The first time Adam Platt enjoyed a taste of freedom — “a true taste of freedom, like no constraints," he says — he was 8 years old.
“I ran away from home for about an hour,” says the former building material sales representative. “My dad was a writer, and he had rented a house near Willard Beach in Maine one summer when we were kids. We were from Ventura, Calif., and I knew we lived by a beach, like the one in Maine. I was upset one day with my mom, so I figured I could walk down Willard Beach and get to our beach.”
Thirty minutes later, he turned back. Although it was a brief adventure, Platt, 34, says something “opened up inside” of him.
“I really can't explain it, but to this day, I remember that feeling of absolute exhilaration,” he says. “Seeing nothing behind me but beach and nothing in front of me but beach — I felt like I was in a movie.”
Fast-forward about 20 years, and Platt’s life was still like a movie, but “one of those ones where a man finds himself in a horrible life and decides to lash out at society,” he says.
So, Platt gave his two-week notice at work, sub-leased his apartment in Portland, Oregon, and decided to go on “an open-ended road trip.” That was six years ago.
The great escape
When he began his journey, Platt loaded his Ford Escape with everything he thought he’d need for a month.
“I knew I couldn't live like this forever in parking lots and at rest stops,” he says. “When you work at a certain job and have a certain lifestyle, it's hard to just walk away from that, so I made a deal with myself — six months on and six months off. Work for six months, save enough to go on a trip, travel for six months and then find a place to work until you can afford to take the next leg of the journey.”
Platt says his travel timeline expanded after his father died in 2014.
“My father was not a prominent author by any means, but the little money that he did make and the money that he had inherited from his family had been wisely invested, so when he died, there was a substantial amount of money,” Platt says. “Since I'm an only child, that money went to me."
Platt says he invested a portion of the funds for his retirement — although he admits “retirement” is a relative term when you spend the bulk of your year roaming the continent — and decided to upgrade a bit. He purchased a new Jeep and several rechargeable devices, and he invested in a small auto shop in his adopted hometown of Portland.
“I know pretty much nothing about cars, but I helped set it up and got it running,” he says. “That’s how I make my living now.”
Platt says he has simplified his life to the point that he no longer carries a laptop or a cellphone. He has rechargeable lights, an MP3 player, a battery-powered TV and several other lithium-battery-powered devices.
Platt says people likely would be surprised at the various mindsets and lifestyles of a lot of people who travel.
“The nomadic lifestyle isn't exactly synonymous with dirty hippie or anti-establishment socialist, not at all,” he says. “There are people with a lot of money who decided to take a break from society for a few months. I think of it like the whole weekend motorcycling scene. A guy may run a company Monday through Friday, but on Saturday morning he puts on the leather jacket and bandana and rides his Harley or his custom Indian on Route 1 with his CEO buddies. It's a little piece of connection with America.”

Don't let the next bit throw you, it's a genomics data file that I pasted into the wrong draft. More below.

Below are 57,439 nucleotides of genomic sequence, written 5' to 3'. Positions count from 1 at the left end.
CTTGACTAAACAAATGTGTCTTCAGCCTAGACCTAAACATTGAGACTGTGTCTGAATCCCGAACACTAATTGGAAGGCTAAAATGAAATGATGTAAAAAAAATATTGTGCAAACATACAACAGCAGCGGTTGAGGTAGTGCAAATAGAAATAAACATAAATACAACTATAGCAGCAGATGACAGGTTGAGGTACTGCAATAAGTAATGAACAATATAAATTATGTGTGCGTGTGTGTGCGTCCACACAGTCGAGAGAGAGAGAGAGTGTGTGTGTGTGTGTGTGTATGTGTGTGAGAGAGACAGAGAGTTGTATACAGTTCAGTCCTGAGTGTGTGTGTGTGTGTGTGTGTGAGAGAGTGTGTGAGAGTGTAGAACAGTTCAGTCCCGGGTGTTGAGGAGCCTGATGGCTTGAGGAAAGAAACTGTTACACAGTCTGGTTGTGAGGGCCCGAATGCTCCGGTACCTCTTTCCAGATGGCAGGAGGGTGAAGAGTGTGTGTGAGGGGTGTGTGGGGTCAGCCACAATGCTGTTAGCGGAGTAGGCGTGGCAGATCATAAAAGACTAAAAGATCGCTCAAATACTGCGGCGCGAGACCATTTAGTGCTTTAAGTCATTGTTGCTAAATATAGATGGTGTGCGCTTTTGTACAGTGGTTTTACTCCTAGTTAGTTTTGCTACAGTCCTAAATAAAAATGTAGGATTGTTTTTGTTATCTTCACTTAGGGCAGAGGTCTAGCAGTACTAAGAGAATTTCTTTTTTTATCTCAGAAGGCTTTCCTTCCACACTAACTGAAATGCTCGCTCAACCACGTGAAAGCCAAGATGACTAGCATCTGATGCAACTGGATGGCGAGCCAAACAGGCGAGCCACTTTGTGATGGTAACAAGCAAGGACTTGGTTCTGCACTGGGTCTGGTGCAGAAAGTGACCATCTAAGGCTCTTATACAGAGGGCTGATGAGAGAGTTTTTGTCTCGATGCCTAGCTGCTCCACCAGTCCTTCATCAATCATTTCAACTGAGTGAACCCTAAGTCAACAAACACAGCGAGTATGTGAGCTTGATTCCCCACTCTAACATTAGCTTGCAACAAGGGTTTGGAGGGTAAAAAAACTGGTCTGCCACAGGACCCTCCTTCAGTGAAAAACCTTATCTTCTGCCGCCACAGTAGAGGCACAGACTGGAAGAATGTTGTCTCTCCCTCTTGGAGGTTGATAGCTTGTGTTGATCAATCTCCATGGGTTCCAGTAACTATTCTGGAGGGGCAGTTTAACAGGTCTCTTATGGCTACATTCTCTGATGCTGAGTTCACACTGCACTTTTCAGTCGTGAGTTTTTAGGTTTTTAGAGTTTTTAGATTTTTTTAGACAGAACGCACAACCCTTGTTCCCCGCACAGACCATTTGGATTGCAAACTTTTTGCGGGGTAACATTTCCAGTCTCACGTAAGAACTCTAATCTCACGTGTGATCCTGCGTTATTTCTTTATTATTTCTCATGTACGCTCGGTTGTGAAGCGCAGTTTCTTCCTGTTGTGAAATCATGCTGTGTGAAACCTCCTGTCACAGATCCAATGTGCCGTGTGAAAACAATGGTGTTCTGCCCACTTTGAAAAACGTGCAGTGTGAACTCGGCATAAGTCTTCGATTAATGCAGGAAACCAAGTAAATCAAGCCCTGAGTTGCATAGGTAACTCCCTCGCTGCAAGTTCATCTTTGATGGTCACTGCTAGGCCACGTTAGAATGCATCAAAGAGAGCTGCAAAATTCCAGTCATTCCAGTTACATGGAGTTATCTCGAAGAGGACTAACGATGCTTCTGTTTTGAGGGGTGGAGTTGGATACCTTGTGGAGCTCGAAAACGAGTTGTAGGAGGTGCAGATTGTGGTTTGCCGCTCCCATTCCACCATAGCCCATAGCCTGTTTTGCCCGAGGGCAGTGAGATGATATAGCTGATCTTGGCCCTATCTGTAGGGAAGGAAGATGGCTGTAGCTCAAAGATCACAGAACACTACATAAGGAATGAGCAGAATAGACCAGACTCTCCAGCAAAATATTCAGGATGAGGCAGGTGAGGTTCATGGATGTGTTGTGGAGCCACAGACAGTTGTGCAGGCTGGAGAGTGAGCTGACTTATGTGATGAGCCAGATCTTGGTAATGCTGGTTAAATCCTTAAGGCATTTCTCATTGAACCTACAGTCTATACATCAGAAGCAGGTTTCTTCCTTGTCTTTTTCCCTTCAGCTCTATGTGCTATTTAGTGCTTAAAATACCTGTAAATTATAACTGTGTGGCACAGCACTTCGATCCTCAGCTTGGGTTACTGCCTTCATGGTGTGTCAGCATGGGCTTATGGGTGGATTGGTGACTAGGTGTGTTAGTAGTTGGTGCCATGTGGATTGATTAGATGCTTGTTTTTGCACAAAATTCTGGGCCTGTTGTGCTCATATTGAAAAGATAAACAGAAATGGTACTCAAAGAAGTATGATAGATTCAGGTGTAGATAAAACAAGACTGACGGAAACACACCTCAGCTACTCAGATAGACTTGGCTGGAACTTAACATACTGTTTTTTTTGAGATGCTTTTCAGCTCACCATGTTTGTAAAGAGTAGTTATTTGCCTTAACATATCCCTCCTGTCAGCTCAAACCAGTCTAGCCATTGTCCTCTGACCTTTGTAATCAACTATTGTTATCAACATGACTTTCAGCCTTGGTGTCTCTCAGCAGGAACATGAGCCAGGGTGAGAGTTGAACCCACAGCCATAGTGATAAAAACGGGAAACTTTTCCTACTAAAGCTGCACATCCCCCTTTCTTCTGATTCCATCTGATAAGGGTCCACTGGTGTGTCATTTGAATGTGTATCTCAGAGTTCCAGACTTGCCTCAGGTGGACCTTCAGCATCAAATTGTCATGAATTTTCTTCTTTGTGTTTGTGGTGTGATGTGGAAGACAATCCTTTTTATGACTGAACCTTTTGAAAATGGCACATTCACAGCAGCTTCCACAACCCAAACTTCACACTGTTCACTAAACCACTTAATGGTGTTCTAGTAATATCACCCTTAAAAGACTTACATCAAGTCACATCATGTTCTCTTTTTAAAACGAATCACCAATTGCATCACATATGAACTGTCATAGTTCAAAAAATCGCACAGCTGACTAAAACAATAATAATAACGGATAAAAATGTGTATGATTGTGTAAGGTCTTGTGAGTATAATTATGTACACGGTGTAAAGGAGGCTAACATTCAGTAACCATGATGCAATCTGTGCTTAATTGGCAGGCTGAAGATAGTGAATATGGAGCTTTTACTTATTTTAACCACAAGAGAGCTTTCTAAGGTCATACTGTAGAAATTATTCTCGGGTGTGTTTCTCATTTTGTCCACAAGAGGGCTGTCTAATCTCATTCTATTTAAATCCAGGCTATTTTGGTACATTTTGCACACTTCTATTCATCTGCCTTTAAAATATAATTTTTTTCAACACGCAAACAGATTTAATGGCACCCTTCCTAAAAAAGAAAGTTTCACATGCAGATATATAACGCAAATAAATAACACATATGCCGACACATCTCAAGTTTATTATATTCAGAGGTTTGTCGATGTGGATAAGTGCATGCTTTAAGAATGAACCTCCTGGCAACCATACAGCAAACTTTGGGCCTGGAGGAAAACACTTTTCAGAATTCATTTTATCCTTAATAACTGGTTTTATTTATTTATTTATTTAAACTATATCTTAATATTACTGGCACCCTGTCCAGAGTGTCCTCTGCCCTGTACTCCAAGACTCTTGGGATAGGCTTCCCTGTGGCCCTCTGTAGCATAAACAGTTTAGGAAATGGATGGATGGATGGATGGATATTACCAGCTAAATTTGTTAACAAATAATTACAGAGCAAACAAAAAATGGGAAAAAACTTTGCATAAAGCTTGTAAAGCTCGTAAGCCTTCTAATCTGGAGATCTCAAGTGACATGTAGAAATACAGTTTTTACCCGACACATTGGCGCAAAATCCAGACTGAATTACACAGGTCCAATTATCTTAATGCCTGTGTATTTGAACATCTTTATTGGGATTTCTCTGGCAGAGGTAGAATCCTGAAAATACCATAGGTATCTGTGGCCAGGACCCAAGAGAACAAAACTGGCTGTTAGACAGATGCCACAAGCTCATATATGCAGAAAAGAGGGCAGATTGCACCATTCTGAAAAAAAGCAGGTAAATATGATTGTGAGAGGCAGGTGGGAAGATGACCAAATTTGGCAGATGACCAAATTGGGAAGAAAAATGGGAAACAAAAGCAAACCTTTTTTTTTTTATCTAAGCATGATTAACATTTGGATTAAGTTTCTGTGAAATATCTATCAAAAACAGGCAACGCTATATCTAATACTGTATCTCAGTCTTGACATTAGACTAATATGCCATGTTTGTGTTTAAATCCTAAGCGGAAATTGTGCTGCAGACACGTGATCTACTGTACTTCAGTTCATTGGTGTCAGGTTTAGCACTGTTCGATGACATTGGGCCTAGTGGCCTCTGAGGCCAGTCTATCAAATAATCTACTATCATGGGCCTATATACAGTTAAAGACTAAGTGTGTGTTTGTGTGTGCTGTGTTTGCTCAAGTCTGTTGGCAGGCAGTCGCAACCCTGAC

Jane Gomez, who is traveling with her husband and 2-year-old son on a one-year coast-to-coast trip, agrees.
“We see families, retired couples, singles, siblings — any combination you can think of,” says the 24-year-old Iowa City, Iowa, resident. “It’s a mix of all cultures and backgrounds.”
Still, Gomez says she does find one commonality with her fellow travelers.
“I think we're all people who really appreciate nature and appreciate each other,” she says. “Sometimes I look up at the stars at night and think about how sad I'm going to be when I get back to Iowa and have to go to work. I hope I can find a way to keep this magical essence inside of me even if I'm out living in the suburbs somewhere.”
These modern wanderers often rely on devices powered by lithium-ion batteries that make living easier and keep them connected to the world. Living away from the rat race is often possible because of battery-powered devices.
Portable solar panels, headlamps, flashlights, water purifiers, hand warmers, camp stoves, power banks, charger kits, generators, water heaters, fans, coffee makers and more can keep nomads going as they're connecting with nature and reducing their reliance on the grid.
More time with nature
“Rechargeable batteries have opened up camping in new and exciting ways,” says Luiz Benitez, director of the Colorado Office of Outdoor Recreation Industry. “They’ve allowed families, couples and individuals to spend a little more time with nature. We don’t have to do without some of the small but important items we count on to help get us through our day-to-day lives just because we want to spend more time outdoors.”
Pittsburgh resident Anna Rinella agrees. A mother of three children, Rinella says she and her husband camp with their twin 6-year-old sons and 9-year-old daughter far differently than she used to camp with her father.
“When I was a kid, we roughed it — I mean, really roughed it — and it turned my sister and brother off from camping for a long time,” Rinella says. “I always liked it, but I was a bit of a tomboy, so catching fish for breakfast was exciting for me. All of it was. I was the kind of kid who thought it was hilarious to dig a hole in the forest and use it as a bathroom.”